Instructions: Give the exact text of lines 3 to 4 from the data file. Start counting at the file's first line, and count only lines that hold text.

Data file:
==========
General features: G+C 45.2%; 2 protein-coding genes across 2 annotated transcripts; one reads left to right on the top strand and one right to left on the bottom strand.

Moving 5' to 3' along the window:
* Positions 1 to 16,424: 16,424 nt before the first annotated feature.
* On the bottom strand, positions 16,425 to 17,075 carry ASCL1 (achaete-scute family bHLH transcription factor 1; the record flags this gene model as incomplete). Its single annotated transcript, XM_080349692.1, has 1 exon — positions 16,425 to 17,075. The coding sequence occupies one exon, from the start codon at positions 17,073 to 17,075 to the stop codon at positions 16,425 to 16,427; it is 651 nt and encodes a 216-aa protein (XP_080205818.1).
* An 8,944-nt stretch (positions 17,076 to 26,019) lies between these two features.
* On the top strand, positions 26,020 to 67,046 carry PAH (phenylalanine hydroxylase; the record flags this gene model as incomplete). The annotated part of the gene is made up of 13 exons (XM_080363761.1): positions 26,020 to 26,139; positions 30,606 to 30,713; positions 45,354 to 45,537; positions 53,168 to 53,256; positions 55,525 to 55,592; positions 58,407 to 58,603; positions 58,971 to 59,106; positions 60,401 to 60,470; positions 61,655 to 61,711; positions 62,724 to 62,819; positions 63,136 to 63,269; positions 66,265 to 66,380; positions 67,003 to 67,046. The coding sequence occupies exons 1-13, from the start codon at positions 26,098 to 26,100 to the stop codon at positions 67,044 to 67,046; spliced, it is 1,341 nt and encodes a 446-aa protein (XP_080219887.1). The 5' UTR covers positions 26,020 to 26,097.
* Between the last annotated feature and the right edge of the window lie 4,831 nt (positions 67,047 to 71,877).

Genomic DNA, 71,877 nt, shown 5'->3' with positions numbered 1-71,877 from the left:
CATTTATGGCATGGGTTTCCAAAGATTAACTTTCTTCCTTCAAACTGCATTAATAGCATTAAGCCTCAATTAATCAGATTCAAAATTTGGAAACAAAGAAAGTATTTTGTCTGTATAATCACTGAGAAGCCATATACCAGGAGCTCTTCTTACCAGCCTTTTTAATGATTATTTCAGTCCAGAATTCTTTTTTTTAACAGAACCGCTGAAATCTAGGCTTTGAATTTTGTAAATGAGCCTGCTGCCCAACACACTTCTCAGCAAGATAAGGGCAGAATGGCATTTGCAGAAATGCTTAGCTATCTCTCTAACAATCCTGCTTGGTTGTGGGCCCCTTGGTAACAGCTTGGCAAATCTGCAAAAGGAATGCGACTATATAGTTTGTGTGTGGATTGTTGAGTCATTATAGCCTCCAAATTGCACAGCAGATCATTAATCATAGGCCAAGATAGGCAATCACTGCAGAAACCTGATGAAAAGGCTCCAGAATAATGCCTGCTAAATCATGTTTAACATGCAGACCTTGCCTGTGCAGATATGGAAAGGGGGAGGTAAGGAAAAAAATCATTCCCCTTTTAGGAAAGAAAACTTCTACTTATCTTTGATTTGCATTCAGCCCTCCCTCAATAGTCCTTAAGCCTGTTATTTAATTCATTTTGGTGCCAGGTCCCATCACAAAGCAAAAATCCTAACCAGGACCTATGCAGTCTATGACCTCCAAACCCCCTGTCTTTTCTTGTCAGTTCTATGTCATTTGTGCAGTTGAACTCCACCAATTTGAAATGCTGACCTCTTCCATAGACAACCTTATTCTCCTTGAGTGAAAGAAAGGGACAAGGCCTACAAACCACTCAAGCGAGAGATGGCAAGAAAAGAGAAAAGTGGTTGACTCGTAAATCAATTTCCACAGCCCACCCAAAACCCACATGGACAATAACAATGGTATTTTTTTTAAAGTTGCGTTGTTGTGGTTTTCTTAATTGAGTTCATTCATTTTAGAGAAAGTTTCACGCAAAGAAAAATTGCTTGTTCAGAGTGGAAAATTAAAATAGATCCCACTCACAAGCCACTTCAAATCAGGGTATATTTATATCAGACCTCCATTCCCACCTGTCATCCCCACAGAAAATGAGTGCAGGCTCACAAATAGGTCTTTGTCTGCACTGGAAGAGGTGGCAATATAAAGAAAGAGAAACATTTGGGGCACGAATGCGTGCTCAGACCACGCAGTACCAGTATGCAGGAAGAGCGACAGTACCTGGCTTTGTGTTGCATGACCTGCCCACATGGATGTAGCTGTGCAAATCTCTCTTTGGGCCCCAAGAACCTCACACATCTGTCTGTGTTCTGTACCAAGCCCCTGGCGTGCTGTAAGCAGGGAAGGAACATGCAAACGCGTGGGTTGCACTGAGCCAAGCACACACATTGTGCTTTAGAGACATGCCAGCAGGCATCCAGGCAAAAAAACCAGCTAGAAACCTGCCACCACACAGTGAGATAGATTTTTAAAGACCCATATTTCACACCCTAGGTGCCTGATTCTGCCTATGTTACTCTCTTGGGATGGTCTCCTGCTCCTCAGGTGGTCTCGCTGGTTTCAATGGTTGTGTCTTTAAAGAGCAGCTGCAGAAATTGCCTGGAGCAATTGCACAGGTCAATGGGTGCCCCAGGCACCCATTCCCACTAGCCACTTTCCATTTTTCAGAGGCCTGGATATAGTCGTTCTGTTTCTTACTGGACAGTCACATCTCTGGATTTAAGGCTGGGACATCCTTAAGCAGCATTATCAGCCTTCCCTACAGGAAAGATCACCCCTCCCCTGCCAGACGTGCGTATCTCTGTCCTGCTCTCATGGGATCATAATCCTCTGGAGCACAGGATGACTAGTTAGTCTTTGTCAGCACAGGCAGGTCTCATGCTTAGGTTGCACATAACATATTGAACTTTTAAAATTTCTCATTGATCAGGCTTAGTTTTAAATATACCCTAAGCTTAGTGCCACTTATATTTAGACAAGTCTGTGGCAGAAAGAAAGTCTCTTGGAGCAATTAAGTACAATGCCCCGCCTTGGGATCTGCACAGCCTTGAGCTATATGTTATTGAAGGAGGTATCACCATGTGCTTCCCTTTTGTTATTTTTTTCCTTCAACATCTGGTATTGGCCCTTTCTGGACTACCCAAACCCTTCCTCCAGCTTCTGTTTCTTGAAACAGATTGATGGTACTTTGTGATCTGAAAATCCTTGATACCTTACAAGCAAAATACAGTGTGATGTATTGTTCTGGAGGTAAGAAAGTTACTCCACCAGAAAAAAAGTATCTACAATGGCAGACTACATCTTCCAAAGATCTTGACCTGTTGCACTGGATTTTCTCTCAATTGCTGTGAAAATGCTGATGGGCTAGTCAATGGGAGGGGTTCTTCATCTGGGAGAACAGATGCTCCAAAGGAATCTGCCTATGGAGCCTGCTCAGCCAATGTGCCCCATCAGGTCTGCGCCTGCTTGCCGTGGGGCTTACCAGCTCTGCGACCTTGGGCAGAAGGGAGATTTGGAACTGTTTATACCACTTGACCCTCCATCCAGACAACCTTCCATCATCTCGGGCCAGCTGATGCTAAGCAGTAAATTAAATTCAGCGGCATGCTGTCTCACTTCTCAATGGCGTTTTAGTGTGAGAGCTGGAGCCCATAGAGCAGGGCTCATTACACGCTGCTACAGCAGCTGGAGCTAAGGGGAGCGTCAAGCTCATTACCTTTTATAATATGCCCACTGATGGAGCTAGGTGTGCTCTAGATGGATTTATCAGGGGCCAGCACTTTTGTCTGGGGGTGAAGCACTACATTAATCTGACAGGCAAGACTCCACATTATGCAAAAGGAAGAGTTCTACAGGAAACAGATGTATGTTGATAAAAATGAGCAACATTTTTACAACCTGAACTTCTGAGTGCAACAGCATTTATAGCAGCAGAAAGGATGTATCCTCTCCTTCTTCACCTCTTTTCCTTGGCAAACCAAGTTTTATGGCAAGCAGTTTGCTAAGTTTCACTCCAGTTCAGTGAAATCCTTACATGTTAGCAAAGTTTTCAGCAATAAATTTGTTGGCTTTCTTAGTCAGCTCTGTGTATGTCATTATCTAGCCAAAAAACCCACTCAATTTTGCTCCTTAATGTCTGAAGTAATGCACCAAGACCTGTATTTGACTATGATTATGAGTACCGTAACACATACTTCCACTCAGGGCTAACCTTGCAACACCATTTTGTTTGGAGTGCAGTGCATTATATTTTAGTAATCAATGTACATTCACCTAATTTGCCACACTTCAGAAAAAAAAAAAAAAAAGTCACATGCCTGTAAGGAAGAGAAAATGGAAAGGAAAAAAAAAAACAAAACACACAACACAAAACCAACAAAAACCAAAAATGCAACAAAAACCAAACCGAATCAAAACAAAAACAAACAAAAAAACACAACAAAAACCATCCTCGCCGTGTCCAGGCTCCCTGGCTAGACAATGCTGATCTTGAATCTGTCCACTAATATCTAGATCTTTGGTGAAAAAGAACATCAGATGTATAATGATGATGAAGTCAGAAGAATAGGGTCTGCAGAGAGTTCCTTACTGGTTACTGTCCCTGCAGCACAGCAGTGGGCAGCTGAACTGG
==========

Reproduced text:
* Positions 1 to 16,424: 16,424 nt before the first annotated feature.
* On the bottom strand, positions 16,425 to 17,075 carry ASCL1 (achaete-scute family bHLH transcription factor 1; the record flags this gene model as incomplete). Its single annotated transcript, XM_080349692.1, has 1 exon — positions 16,425 to 17,075. The coding sequence occupies one exon, from the start codon at positions 17,073 to 17,075 to the stop codon at positions 16,425 to 16,427; it is 651 nt and encodes a 216-aa protein (XP_080205818.1).